LODGING ON THE CANADIAN SIDE OF NIAGARA FALLS
Exclusive to the Canadian side is the ability to stay in a hotel with a commanding view of Niagara Falls.
See the photos below for a taste of what you can see from the comfort of your room…
FLOODLIGHTING ON THE CANADIAN SIDE OF NIAGARA FALLS
Also best seen from the Canadian side is the Niagara Falls floodlit at night.
This usually occurs from the onset of darkness until midnight.
They tend to change colors seemingly in random order so you can easily be mesmerized staring at what combination of colors are going to be next.
See below for photos that we took of what this looks like…
In our opinion, the Canadian side is better in terms of what you could do without paying extra for the excursions.
We also loved staying at a hotel with amazing views of the falls.
That allowed us to enjoy the falls in the comfort and privacy of our room.
However, I’d argue that it’s an incomplete experience if you exclusively visit only one side.
That’s because in general, Canada has the panoramic views while America gets you up close and personal with the waterfalls (including American and Bridal Veil Falls).
And both sides gets you up close to the Horseshoe Falls.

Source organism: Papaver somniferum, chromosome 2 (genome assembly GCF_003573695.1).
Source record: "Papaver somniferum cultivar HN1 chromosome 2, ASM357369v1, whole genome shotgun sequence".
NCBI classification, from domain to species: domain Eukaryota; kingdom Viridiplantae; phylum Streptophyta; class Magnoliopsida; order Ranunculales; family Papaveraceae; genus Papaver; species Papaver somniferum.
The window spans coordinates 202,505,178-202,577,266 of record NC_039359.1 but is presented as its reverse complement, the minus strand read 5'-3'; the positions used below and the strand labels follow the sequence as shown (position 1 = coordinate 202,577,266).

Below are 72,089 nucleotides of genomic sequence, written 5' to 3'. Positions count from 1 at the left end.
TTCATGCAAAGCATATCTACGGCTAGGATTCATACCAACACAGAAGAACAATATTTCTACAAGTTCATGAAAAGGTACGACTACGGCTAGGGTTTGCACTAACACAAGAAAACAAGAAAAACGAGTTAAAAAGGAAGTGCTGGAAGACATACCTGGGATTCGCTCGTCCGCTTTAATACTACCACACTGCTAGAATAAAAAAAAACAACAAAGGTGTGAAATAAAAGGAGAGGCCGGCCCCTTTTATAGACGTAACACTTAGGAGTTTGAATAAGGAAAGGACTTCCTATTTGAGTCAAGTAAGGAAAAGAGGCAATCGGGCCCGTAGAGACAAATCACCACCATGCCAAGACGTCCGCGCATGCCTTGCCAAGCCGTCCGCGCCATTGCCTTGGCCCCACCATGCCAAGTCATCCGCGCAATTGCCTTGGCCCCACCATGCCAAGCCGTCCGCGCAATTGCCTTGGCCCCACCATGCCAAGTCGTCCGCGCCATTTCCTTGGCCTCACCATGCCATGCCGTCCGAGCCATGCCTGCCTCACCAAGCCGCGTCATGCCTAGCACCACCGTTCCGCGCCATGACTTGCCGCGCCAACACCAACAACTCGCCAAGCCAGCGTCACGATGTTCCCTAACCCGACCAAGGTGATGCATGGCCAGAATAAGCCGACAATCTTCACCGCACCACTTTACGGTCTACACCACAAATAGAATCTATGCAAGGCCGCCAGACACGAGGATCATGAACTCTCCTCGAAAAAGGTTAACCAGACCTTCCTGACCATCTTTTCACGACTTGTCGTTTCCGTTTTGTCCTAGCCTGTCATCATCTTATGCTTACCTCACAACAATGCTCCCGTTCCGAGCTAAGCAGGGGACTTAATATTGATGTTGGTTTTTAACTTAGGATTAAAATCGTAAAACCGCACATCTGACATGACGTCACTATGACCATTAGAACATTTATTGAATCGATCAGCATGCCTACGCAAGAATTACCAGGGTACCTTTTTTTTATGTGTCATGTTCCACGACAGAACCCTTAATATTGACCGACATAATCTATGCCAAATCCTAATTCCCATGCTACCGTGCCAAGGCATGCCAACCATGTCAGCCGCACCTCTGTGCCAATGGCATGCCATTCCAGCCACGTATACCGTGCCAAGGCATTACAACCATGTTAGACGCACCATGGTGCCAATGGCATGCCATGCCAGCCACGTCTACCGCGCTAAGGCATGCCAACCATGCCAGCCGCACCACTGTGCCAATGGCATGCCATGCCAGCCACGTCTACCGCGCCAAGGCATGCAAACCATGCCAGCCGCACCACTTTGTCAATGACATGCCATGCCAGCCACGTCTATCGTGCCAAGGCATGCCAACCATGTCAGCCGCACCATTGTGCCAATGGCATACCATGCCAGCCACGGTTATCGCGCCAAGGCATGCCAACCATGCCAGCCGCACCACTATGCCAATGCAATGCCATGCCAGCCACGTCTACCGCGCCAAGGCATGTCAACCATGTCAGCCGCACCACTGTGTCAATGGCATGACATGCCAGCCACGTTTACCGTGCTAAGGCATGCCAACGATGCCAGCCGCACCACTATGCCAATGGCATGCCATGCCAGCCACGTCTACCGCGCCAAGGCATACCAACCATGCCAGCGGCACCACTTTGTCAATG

Of course, you should consider more than just the visual experience when planning a visit here.
Indeed, we learned from our experiences that the American side was quieter and relatively less commercialized than its Canadian neighbor.
It also felt as if the Canadian side possessed more of a Frankenstein-like hybrid of Las Vegas and waterfall world wonder given its high rise casinos, intense foot traffic, and high prices.
So with both sides, you have to take the good with the bad.
Either way, just come with an open mind and you’ll likely not set yourself up for disappointment.
In any case, it’s pretty convenient and straight forward to see both sides.
So why not check them out? What do you have to lose?
With all the textual and visual information provided here, we hope you can decide for yourself how to plan your trip (regardless of which side you might think is better).